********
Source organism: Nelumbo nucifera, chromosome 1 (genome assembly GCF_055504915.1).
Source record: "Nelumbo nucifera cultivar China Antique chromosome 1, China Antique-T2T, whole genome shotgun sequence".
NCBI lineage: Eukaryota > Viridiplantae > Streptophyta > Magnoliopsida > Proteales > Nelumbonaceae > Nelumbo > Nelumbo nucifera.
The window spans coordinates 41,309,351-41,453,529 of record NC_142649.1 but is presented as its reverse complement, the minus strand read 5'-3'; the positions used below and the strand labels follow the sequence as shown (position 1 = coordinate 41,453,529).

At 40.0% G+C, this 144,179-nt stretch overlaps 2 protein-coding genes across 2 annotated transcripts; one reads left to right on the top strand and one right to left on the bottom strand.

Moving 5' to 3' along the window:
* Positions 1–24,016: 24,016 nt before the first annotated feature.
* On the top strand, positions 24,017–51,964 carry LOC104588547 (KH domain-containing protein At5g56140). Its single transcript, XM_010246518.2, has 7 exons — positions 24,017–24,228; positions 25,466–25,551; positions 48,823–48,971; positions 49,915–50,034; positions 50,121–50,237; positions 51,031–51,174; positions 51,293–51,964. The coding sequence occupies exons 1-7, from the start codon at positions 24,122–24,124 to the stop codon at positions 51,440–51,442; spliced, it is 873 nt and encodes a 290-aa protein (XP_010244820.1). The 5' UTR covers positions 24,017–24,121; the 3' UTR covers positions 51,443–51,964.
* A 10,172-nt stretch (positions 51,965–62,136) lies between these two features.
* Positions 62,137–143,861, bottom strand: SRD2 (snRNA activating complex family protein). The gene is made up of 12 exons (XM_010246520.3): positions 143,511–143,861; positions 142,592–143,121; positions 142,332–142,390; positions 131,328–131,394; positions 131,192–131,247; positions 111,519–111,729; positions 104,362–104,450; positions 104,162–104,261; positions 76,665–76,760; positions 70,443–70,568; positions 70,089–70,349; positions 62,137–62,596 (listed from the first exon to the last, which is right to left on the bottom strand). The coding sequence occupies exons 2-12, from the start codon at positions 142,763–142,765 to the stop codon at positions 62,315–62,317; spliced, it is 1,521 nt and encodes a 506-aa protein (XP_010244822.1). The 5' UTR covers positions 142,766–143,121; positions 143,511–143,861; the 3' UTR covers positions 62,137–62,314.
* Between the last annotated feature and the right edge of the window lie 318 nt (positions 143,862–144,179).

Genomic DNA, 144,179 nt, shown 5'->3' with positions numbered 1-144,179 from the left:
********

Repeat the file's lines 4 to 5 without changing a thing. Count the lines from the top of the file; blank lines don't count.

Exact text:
The window spans coordinates 41,309,351-41,453,529 of record NC_142649.1 but is presented as its reverse complement, the minus strand read 5'-3'; the positions used below and the strand labels follow the sequence as shown (position 1 = coordinate 41,453,529).

At 40.0% G+C, this 144,179-nt stretch overlaps 2 protein-coding genes across 2 annotated transcripts; one reads left to right on the top strand and one right to left on the bottom strand.